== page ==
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Thread: Hind leg amputation

  1. #41
    Wise Old Thumper joey&boo's Avatar
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    Quote Originally Posted by MimzMum View Post
    My dilemma with this topic was of a different nature. My wee minirex, Fiver, had injured his left rear leg somehow. It was eventually presumed he'd thrown a blood clot in his saddle area and it cut off circulation, turning his toes dark colors and limiting his mobility significantly. I had hoped the leg could be removed to save his life as he was still mentally bright, but after consulting folks here and taking into account his spinal issues (he was arthritic and already had wonky front legs) it was decided that we should let him go while we could ease his pain and not risk further trauma or possibly infection/gangrene from necrosis. It was the hardest and most bitter decision I've ever had to make because he was still so much himself despite his injury.

    These are never easy decisions and it's totally unfair that we have to make them. Whatever course you take you will no doubt keep Joey's best interest at heart, you are an amazing bunny carer. I know saying that doesn't make it any easier. You're in my thoughts. (((((Huge hugs))))) xxxxx
    poor Fiver. Its difficult when their will to go on is so strong.

  2. #42
    Wise Old Thumper joey&boo's Avatar
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    Just a little update in case anyone searches this topic (I know active members are up to date through other threads)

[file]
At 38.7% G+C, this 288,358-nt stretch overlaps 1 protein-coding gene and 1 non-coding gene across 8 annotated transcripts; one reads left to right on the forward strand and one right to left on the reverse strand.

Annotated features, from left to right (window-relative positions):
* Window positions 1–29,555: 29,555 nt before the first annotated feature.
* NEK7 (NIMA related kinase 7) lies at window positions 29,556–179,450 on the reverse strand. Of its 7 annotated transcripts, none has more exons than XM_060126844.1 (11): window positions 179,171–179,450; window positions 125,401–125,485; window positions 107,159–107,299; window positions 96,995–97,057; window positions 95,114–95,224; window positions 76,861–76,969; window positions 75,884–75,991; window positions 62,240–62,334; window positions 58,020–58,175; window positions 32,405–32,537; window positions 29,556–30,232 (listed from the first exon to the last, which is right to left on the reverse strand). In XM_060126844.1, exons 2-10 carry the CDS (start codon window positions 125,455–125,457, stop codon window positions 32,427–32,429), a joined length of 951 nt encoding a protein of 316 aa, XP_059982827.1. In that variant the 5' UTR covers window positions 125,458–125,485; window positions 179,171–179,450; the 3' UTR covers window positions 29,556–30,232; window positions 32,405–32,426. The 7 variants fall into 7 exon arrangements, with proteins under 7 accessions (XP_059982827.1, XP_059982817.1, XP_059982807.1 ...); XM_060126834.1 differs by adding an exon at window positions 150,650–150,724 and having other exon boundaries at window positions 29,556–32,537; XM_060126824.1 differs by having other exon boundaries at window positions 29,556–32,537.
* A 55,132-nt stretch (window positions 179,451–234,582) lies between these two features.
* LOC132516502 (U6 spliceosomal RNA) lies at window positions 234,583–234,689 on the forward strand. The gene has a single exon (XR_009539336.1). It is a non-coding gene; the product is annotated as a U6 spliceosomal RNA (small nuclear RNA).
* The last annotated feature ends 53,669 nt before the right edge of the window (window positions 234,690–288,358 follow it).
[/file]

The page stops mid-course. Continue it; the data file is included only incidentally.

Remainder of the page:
Joey had xrays which revealed his tumour (plasma cytoma) had already infiltrated his bone.This left us with 2 options- palliative care for as long as we can keep his comfy or amputation. Amputation was ruled out as Joey has some spondylitis (shown on xrays) & I personally felt amputation would only be an option if he had perfect bone & joint health.
    My vet was also of the opinion that amputation would be tough on a 10.5 year old bunny - concerned about QofL, recovery time & length of time he'd be under GA. It is her experience that rabbits don't tend to do as well cats & dogs with hind leg amputation. For a younger bun with no health problems I'd still have tried.

  3. #43
    Moderator Barn Yard Bunnies's Avatar
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    Hugs XXX

    I guess it was easy for Bing being 12 weeks old, young, healthy and no complications. I'm sorry it's not an option for Joey.

  4. #44
    Wise Old Thumper keletkezes's Avatar
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    I feel he'd get better and longer QoL from palliative care too. There's the whole period of amputation/surgery recovery to deal with and, with an older rabbit, who knows what's underlying by now that might be kicked off by a period of poorliness. And it's Joey, he doesn't seem the sort to really deal with that kind of full care.

    The biggest hugs it hasn't been better news. I know you'll do what's best by him, always, as you have always done
    The geeky one... Pronouns: she/her/any.

    Often available for bunny runs: PM for details.

  5. #45
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    Quote Originally Posted by joey&boo View Post
    Just a little update in case anyone searches this topic (I know active members are up to date through other threads)

    Joey had xrays which revealed his tumour (plasma cytoma) had already infiltrated his bone.This left us with 2 options- palliative care for as long as we can keep his comfy or amputation. Amputation was ruled out as Joey has some spondylitis (shown on xrays) & I personally felt amputation would only be an option if he had perfect bone & joint health.
    My vet was also of the opinion that amputation would be tough on a 10.5 year old bunny - concerned about QofL, recovery time & length of time he'd be under GA. It is her experience that rabbits don't tend to do as well cats & dogs with hind leg amputation. For a younger bun with no health problems I'd still have tried.
    Totally agree. Rabbits seem to cope with many things really well if the pain is managed and there's someone around in charge of TLC. I hope he remains comfortable for many months to come.

  6. #46
    Mama Doe Cuthbert&Dillon's Avatar
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    Sending vibes to you all. x

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